Echo Street Capital Management has called it quits as a hedge fund — despite maintaining a strong track record and investor interest — according to informed sources and a client letter obtained by Institutional Investor.
The firm is shutting down its roughly $2 billion equity market-neutral hedge fund and plans to return 90 to 95 percent of investors’ capital by the end of September.
“This was very unexpected and out of left field,” an institutional allocator and category specialist said. “The hedge fund has an excellent track record,” despite about 15 percent losses in March and being down 10 percent year-to-date, per the allocator.
Typically, hedge funds liquidate, go out of business, or euphemistically “transition to a family office” after underperformance begets clients pulling money and prevents the firm from raising new capital. (Their goodbye letters rarely say so, however.)
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Echo Street had a waiting list of interested investors, two sources said.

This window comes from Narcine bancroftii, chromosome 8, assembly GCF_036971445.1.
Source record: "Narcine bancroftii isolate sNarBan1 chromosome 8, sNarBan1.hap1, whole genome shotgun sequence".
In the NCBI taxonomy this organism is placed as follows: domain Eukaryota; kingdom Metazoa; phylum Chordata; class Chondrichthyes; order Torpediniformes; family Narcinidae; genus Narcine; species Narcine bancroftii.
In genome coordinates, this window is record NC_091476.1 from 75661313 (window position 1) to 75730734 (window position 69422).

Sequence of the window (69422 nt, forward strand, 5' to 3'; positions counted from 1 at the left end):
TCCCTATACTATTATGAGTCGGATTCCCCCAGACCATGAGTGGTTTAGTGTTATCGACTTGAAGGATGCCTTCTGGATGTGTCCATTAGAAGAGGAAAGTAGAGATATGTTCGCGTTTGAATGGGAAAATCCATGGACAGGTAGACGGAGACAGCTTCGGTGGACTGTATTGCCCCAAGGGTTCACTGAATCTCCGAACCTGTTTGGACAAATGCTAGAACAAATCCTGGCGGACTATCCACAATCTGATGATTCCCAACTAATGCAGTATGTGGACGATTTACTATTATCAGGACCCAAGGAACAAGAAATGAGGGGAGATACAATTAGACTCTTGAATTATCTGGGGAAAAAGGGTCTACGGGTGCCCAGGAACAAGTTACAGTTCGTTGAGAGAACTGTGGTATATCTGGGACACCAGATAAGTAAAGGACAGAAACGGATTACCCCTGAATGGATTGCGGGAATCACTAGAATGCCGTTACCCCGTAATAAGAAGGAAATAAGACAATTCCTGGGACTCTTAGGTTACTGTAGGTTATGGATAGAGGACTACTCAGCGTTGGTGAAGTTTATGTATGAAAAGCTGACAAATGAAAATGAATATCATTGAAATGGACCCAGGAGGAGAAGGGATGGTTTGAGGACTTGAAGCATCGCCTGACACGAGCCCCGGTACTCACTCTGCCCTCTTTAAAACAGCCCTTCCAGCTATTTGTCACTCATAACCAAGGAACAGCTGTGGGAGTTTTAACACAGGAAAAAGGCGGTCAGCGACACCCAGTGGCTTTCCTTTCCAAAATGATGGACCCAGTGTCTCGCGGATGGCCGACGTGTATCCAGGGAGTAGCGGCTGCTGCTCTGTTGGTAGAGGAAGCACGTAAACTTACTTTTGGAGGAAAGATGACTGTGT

The firm will live on via its established long-only strategy, “GoodCo,” which manages about $6 billion, and a new version, called Echo Street Select Plus, according to the letter. Slated to launch November 1, the new product will invest in the same portfolio of long positions, but also have “hedge-fund style” tools and latitude, such as shorting.
As for actual hedge funds, Echo Street told investors it’s done with that business.
“Why is the environment for hedge funds getting harder?” the September 9 letter said. “Managers live inside the box defined by their risk constraint. They can do whatever they want, as long as they stay inside that box…If that box includes a need to ‘smooth the ride,’ then that box gets tighter and smaller every year. As the techniques we use to smooth the ride get discovered, they no longer smooth.”
The workflow involved in finding investment ideas is “joyful,” the firm went on. “The workflow involved in smoothing the ride is increasingly a soul-sapping one.”
As such, “I have decided that the benefit of avoiding temporary capital hits” — hedge funds typically lock up investors’ capital far more strictly than do long-only managers — “is no longer worth the cost imposed by the various risk management remedies.”